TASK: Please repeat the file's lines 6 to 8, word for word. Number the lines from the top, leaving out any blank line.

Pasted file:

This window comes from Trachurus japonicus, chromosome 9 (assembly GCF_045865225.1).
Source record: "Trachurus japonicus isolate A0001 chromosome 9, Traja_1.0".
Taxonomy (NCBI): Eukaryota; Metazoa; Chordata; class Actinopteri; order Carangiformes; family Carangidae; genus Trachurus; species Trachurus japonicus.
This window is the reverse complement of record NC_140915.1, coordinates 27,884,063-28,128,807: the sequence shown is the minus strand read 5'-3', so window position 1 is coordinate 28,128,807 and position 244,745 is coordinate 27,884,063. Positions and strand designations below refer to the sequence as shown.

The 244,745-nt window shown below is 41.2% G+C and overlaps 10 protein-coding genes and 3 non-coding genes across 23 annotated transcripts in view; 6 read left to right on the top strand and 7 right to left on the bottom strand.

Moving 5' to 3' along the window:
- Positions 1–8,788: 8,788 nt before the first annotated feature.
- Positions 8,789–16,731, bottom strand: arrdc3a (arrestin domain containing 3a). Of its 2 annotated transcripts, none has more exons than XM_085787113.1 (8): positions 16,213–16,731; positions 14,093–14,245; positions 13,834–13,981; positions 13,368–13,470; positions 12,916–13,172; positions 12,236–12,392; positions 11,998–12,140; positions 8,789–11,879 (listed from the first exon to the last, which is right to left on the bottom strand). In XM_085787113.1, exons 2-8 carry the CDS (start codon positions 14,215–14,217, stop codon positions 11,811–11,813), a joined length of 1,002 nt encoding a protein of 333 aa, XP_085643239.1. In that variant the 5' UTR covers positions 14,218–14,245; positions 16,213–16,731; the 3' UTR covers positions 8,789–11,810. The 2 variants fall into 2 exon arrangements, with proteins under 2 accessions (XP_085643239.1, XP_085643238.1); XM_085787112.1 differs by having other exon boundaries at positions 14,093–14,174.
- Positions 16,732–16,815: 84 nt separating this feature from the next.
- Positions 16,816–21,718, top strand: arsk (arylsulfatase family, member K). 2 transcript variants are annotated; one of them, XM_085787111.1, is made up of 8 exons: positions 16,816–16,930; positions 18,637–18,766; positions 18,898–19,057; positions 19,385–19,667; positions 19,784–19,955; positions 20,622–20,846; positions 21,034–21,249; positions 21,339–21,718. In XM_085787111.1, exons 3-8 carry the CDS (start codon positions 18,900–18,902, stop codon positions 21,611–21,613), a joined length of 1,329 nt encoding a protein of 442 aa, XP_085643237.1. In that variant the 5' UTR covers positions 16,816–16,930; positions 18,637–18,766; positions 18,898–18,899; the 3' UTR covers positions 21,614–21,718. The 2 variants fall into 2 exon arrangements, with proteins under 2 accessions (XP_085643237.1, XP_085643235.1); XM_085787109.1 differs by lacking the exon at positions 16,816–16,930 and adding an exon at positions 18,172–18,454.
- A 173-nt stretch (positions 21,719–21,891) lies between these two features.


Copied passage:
Moving 5' to 3' along the window:
- Positions 1–8,788: 8,788 nt before the first annotated feature.
- Positions 8,789–16,731, bottom strand: arrdc3a (arrestin domain containing 3a). Of its 2 annotated transcripts, none has more exons than XM_085787113.1 (8): positions 16,213–16,731; positions 14,093–14,245; positions 13,834–13,981; positions 13,368–13,470; positions 12,916–13,172; positions 12,236–12,392; positions 11,998–12,140; positions 8,789–11,879 (listed from the first exon to the last, which is right to left on the bottom strand). In XM_085787113.1, exons 2-8 carry the CDS (start codon positions 14,215–14,217, stop codon positions 11,811–11,813), a joined length of 1,002 nt encoding a protein of 333 aa, XP_085643239.1. In that variant the 5' UTR covers positions 14,218–14,245; positions 16,213–16,731; the 3' UTR covers positions 8,789–11,810. The 2 variants fall into 2 exon arrangements, with proteins under 2 accessions (XP_085643239.1, XP_085643238.1); XM_085787112.1 differs by having other exon boundaries at positions 14,093–14,174.